Author, Lowest Score Wins, and Lifetime Student of the Game

Mike Sweeney

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Re: An open letter to Bryson DeChambeau
« Reply #61 on: November 23, 2022, 08:46:43 AM »
The indictment did not identify any clients, but prosecutors said they included golfers, professional baseball and football players and others.
https://www.espn.com/espn/news/story?id=6743448
And yet the book by investigative journalists turned up NOTHING.


People who get paid to write a book that sells lots of copies...


It's just my opinion. I did what Bryson did in 2019 -https://www.instagram.com/p/_unQuHmXWw/

I also played college basketball and was exposed to many college football players when none of us knew what the repercussions of steroids were. Mike Ruth was the most famous and his story is well documented. I like Tiger, but yea, I think he juiced.


If I remember correctly, there were no rules against it in golf, so I do not think it tarnishes his accomplishments at all. He was just ahead of everyone, and the PGA caught up. Again, this is from memory, so I could be wrong on the this and have to go out now.


Happy Thanksgiving.
« Last Edit: November 23, 2022, 08:48:19 AM by Mike Sweeney »
"One of the saddest lessons of history is this: If we’ve been bamboozled long enough, we tend to reject any evidence of the bamboozle. We’re no longer interested in finding out the truth. The bamboozle has captured us."

Dr. Carl Sagan, The Demon-Haunted World: Science as a Candle in the Dark

Erik J. Barzeski

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Re: An open letter to Bryson DeChambeau
« Reply #62 on: November 23, 2022, 09:10:52 AM »
People who get paid to write a book that sells lots of copies...
I think they'd have sold a lot more books had they been able to find any evidence to support Tiger "juicing."

I also played college basketball and was exposed to many college football players when none of us knew what the repercussions of steroids were. Mike Ruth was the most famous and his story is well documented. I like Tiger, but yea, I think he juiced.
Based on only the fact that he used Dr. Galea for PRP when recovering from surgery? Guilt by association is enough for you, I guess, despite almost no other hard evidence. Okey dokey.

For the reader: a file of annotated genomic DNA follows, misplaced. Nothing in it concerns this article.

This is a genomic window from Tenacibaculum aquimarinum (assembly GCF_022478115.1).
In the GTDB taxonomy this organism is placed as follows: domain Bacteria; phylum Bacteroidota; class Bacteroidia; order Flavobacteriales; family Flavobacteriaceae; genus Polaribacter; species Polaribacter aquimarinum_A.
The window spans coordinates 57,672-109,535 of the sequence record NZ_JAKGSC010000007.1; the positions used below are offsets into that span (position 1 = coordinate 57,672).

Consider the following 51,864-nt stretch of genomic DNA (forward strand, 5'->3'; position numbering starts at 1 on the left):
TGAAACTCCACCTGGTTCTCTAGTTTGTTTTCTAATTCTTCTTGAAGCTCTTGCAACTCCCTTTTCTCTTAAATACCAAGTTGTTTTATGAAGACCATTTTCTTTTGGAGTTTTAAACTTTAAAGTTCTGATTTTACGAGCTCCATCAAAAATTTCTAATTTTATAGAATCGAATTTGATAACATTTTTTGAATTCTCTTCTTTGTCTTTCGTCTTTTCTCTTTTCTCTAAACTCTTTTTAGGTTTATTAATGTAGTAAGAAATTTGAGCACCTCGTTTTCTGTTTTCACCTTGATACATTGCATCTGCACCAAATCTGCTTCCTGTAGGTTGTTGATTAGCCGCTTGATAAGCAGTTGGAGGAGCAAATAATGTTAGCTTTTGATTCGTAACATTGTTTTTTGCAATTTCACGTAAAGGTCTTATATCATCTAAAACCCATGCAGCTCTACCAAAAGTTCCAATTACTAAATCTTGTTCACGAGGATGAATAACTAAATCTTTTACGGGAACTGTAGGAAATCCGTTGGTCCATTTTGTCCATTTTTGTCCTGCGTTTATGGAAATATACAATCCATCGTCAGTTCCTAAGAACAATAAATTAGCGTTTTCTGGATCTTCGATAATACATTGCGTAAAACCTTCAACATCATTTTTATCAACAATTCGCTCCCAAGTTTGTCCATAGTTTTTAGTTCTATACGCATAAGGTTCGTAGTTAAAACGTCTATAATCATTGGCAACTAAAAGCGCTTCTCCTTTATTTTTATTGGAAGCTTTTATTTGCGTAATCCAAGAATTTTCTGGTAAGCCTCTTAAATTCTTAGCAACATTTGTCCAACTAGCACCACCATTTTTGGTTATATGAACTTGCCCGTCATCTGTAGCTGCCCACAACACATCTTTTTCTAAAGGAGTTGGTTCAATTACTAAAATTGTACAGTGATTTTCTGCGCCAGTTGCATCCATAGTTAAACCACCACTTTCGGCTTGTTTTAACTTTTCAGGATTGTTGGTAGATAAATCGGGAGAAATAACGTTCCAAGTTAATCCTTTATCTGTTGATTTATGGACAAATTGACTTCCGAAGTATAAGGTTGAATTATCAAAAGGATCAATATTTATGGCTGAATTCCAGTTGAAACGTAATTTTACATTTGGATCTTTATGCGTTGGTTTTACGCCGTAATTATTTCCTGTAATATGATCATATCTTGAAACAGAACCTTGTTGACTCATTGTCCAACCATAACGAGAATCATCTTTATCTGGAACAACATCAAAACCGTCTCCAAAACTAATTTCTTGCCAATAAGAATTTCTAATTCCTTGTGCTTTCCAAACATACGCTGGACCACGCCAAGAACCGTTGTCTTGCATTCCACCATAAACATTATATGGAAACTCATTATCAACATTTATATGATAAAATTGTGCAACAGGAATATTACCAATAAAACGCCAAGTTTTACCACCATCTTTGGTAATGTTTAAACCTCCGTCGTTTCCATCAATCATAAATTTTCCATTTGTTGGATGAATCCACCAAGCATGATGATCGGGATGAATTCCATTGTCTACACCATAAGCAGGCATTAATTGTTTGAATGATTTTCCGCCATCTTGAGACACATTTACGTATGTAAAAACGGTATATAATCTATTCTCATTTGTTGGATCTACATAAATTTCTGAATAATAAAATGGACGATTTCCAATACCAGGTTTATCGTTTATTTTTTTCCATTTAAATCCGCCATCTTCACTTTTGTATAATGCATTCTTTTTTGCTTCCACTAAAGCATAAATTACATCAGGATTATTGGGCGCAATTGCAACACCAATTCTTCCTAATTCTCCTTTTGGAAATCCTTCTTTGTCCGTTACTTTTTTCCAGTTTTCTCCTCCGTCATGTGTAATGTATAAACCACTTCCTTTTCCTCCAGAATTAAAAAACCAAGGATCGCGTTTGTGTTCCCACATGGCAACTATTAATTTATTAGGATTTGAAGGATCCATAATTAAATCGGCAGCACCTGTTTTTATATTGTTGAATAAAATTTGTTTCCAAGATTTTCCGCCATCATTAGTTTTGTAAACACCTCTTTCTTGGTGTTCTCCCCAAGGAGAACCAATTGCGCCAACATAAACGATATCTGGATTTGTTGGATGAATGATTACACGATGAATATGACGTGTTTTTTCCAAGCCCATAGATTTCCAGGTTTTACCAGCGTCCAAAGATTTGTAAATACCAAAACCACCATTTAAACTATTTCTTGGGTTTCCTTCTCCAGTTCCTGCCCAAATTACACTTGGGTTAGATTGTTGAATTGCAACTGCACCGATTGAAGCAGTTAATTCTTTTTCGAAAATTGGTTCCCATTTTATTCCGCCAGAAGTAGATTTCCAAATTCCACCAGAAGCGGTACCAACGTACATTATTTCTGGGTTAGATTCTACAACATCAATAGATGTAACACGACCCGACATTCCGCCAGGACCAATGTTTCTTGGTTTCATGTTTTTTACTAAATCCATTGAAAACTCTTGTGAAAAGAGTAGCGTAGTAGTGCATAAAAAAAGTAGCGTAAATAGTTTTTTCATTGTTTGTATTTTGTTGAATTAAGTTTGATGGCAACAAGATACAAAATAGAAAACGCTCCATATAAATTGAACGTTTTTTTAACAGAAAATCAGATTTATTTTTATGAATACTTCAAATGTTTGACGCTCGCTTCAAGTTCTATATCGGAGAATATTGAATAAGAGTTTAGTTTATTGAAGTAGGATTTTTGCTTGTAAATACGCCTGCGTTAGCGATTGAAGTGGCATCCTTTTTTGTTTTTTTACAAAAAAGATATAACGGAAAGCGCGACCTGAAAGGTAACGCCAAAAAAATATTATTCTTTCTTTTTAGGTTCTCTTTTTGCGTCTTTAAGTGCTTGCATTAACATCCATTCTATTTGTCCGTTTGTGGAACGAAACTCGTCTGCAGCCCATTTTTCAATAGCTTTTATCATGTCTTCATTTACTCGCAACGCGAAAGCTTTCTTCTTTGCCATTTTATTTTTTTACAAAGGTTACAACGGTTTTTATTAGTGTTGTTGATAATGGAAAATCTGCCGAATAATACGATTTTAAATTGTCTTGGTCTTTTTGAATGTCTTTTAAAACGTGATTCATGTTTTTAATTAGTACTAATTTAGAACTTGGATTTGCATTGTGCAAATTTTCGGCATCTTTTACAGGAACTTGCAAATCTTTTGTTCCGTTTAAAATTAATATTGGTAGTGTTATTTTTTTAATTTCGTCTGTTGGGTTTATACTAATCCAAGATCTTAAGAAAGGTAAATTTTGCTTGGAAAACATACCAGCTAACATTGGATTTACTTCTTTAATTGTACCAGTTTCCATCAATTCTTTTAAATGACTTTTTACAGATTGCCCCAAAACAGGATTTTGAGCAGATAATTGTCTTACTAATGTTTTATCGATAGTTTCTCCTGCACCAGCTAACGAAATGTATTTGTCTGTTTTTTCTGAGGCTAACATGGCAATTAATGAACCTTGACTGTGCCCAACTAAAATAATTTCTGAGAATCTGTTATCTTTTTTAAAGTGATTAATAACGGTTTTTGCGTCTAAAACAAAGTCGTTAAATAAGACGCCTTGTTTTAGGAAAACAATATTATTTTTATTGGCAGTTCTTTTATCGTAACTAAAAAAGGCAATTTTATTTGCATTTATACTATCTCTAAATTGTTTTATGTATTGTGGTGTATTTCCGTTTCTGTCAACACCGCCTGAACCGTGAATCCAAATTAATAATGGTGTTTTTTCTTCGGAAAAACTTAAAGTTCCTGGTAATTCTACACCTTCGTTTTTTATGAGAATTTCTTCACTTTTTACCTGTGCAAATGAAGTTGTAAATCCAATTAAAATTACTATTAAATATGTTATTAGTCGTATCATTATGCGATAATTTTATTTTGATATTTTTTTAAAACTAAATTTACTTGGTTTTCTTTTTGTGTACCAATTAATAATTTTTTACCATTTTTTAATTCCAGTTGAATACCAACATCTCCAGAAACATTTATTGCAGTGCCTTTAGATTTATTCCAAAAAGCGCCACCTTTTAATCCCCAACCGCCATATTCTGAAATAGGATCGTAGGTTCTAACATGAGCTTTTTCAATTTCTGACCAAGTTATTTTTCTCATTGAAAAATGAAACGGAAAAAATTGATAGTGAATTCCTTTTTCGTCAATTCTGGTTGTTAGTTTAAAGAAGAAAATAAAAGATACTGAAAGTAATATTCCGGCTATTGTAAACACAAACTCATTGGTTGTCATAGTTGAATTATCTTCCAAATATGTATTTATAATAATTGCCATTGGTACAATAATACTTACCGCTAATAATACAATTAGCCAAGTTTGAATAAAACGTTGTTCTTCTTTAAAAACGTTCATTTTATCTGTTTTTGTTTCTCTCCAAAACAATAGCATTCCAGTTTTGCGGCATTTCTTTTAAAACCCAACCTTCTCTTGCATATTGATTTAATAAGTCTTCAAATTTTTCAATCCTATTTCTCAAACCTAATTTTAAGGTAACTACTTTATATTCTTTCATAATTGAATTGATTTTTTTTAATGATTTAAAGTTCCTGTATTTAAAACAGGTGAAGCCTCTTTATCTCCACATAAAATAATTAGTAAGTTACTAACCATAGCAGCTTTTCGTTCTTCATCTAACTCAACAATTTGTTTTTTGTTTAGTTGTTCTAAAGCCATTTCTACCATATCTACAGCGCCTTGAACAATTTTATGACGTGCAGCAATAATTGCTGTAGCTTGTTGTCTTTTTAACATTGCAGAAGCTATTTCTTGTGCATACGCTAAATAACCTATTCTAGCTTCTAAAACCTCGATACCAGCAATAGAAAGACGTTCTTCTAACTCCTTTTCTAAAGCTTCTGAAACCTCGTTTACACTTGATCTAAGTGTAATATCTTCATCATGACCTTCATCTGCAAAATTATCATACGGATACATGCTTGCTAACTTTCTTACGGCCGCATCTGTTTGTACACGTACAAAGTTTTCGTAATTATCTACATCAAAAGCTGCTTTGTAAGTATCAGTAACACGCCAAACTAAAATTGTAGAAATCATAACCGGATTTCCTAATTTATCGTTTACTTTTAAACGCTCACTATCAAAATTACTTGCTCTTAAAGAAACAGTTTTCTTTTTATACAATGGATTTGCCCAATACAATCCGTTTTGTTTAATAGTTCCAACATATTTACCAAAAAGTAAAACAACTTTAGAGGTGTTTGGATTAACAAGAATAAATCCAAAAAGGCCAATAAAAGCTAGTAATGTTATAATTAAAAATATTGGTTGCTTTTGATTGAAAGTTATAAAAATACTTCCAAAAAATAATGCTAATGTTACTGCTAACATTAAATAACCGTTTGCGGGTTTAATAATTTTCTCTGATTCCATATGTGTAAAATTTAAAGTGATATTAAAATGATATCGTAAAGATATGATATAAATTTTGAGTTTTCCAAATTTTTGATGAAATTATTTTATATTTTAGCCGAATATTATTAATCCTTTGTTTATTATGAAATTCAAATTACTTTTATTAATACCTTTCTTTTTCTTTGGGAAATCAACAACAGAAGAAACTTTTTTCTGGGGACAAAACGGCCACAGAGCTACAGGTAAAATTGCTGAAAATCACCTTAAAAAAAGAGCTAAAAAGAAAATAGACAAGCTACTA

Have a good Thanksgiving for yourself, too.
Erik J. Barzeski @iacas
Author, Lowest Score Wins, and Lifetime Student of the Game

Jim_Coleman

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Re: An open letter to Bryson DeChambeau
« Reply #63 on: November 23, 2022, 10:02:45 AM »
   Why else use Dr. Galea? There are thousands of doctors to choose from. And his reputation is world wide and proven. Use him and you’ll be suspected. To call that guilt by association is bending way over backwards. It’s a fair inference, though not dispositive .

Erik J. Barzeski

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Re: An open letter to Bryson DeChambeau
« Reply #64 on: November 23, 2022, 10:43:48 AM »
Why else use Dr. Galea?
IIRC, because he was one of the experts/leaders in PRP at a time when it was pretty new.

To call that guilt by association is bending way over backwards.
Hardly. It's the literal definition, because again, there's virtually no other actual evidence that Tiger "juiced."

So it's almost purely guilt by association. His body didn't change rapidly. He worked his ass off in the gym (to what many have said was an unhealthy level). He wasn't anything like a "linebacker" build if you saw him in person.

Again, Armen Keteyian researched and wrote the book… and found nothing. He'd have really made a name for himself and the book had he found something with this. But he didn't.
Erik J. Barzeski @iacas
Author, Lowest Score Wins, and Lifetime Student of the Game

Tommy Williamsen

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Re: An open letter to Bryson DeChambeau
« Reply #65 on: November 23, 2022, 11:54:01 AM »


Let’s see:


25 lb weight gain in a couple of months.  Struggled with injuries (hamate bone and hip labrum, primarily), and self-reports suffering “huge mood swings”.  Followed by losing 20 lbs in ONE MONTH.


Not suspicious at all.


I lost 25 pounds in roughly two months by learning how to eat properly. I carry 208-212 now. My gain was middle age mental laziness, so it was harder to pull off.

Bryson is a professional athlete, knows his body better than most athletes, put his pounds on purpose for his golf career, and won a US Open at Winged Foot. As the article states, he was consuming 3500 calories a day, so 20 pounds in a month seems reasonable, to me.

I don't think my wife would like Bryson at Thanksgiving dinner, but I do not think that Bryson "juiced".

I do think that Tiger "juiced".


Mike, it really is bad form to accuse someone of being "juiced" on a public forum, unless you have some kind of proof.
Where there is no love, put love; there you will find love.
St. John of the Cross